A photograph taken at the home of Daniel Kelleher, Carrigacooleen, Millstreet, Co. Cork (seated), who has every expectation of reaching the great age of 100 years in June next. With him is his grandson. Mr. Kelleher is hale and hearty. He is in excellent possession of all his faculties. He has no special recipe for longevity and is neither averse to alcoholic refreshment in moderation or to the companionable influences of tobacco. He has a rich store of folklore, is a fluent Irish speaker, and, should be a valuable asset to those interested in the collection of first-hand information regarding the events of the past 80 years or more. For instance, he has a vivid recollection of the great Irish famine and relates how he saw the people of that period eat nettles and only sorry not to have enough of them to ward off the pangs of hunger. There were years came after black ’47 every bit as bad, he says but sickness and hunger came together in that year. He recollects having seen the Liberator pass along the road near his home on one occasion, and he has a particular recollection of the peculiar kind of cap worn by O’Connell. The stage coach from Cork to Tralee regularly passed his house. Modem transport he regards as quite an improvement on that of his young days but, he added in this connection, “the young people now are gone foolish entirely”. Mr. Kelleher goes regularly to Macroom, some four miles away. He likes to visit the town now and again. He is quite active for his years, walks about unaided and takes a keen interest in the events of the times. [Irish Examiner Wednesday, February 25, 1931]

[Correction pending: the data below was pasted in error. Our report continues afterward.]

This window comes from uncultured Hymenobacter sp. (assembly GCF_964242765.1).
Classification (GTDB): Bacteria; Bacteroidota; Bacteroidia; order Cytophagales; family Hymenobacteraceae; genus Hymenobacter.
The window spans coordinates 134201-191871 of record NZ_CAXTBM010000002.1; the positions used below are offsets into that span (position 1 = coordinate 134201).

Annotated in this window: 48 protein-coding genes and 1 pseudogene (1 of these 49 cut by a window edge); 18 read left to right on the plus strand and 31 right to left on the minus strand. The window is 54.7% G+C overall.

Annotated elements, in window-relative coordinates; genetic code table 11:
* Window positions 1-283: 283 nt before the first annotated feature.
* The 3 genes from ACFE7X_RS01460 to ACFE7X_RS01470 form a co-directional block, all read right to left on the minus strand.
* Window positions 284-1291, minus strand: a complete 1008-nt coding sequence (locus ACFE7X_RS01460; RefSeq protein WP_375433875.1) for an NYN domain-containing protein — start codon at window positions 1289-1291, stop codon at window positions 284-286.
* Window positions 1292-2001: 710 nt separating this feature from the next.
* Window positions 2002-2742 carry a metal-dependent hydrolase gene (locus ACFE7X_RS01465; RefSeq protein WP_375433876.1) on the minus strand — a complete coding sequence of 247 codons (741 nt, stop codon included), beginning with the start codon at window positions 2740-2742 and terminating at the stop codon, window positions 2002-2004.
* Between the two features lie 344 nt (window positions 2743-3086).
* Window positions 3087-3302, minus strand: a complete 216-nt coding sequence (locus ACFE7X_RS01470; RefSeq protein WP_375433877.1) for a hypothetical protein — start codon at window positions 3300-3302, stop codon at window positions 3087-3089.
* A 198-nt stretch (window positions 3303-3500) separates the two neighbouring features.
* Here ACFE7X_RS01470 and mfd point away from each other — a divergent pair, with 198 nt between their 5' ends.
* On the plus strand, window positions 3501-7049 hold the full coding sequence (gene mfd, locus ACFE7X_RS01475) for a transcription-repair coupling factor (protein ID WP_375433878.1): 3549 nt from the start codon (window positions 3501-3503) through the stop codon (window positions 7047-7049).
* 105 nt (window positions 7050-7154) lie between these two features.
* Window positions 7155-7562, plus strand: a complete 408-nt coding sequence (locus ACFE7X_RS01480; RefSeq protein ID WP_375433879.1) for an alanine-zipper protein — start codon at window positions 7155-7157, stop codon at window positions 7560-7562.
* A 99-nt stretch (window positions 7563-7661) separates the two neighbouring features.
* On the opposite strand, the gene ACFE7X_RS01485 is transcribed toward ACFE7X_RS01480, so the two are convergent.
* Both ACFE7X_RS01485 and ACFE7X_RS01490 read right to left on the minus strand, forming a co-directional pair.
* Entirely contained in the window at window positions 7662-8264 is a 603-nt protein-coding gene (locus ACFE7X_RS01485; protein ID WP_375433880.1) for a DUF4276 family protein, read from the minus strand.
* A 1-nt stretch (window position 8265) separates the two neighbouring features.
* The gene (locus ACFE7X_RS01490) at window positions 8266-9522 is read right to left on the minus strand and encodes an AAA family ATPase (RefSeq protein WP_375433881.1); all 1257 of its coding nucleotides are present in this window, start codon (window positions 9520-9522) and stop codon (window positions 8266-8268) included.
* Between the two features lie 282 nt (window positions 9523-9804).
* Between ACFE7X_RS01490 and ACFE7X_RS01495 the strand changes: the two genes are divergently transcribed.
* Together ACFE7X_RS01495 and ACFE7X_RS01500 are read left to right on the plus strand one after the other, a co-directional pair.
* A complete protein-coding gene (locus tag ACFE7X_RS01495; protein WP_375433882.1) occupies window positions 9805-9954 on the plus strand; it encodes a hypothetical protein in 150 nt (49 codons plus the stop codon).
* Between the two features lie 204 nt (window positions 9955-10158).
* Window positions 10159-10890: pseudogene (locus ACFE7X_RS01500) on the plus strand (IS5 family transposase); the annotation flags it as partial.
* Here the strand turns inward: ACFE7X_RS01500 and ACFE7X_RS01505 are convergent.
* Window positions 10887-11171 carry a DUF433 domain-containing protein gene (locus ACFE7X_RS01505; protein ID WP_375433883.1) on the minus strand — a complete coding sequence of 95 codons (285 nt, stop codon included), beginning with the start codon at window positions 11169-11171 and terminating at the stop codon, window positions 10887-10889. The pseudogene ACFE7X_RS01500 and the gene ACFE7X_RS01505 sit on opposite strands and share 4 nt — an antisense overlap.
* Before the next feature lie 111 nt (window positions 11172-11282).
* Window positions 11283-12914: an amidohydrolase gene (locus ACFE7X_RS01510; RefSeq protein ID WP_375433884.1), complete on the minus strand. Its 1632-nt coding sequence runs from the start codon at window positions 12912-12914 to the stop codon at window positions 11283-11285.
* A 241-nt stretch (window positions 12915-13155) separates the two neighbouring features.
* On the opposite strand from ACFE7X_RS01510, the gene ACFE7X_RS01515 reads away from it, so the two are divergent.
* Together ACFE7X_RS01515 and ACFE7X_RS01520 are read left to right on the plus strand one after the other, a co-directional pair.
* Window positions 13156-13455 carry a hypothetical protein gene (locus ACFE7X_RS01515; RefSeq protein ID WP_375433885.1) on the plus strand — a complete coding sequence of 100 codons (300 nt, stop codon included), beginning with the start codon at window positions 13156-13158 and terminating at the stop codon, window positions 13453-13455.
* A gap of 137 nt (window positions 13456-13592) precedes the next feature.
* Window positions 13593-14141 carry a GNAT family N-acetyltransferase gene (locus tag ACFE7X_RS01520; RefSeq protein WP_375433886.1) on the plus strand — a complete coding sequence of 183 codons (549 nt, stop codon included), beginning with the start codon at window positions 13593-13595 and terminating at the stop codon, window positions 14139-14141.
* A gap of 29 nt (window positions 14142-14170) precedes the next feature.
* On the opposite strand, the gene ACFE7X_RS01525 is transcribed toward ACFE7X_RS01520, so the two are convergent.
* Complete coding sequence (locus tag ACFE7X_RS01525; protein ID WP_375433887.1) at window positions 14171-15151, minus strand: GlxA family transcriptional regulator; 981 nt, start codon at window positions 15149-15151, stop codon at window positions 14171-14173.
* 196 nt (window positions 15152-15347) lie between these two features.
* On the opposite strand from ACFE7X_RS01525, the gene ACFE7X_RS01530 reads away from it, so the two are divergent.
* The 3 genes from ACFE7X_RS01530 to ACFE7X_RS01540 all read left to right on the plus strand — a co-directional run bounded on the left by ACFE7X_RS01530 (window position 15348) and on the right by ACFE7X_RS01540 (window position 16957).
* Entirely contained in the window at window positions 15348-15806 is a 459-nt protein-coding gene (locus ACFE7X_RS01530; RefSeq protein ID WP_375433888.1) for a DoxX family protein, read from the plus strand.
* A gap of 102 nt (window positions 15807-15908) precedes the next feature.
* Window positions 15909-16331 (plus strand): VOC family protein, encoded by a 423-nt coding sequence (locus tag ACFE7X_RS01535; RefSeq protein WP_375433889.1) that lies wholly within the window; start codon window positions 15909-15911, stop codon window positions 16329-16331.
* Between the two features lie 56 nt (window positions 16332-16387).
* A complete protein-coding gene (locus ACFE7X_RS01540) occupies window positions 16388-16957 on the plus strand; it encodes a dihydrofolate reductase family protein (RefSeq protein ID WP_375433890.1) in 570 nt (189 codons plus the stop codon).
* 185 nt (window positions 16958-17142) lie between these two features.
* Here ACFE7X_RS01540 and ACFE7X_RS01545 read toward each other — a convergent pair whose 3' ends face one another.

Alas, he never reached a hundred years. Two weeks later he passed away:
Death of Daniel Kelleher at Carrigacooleen on March 9th 1931; a widower; 99 years; farmer; senile decay, heart failure on week; Abina Kelleher, daughter, Carrigthomas, Ballinagree present at death.
His wife was Anne (Nancy) O’Shea who died in Carrigacooleen on 10 Oct 1916 (73 years). They had 16 children, of which 11 were alive in 1911.
“the young people now are gone foolish entirely” … some things never change 🙂
“Mr. Kelleher goes regularly to Macroom, some four miles away” – maybe they mean Millstreet as that’s four miles away from Carrigacooleen … or maybe he was at his daughters at Carrigthomas which is about 4 miles away from Macroom.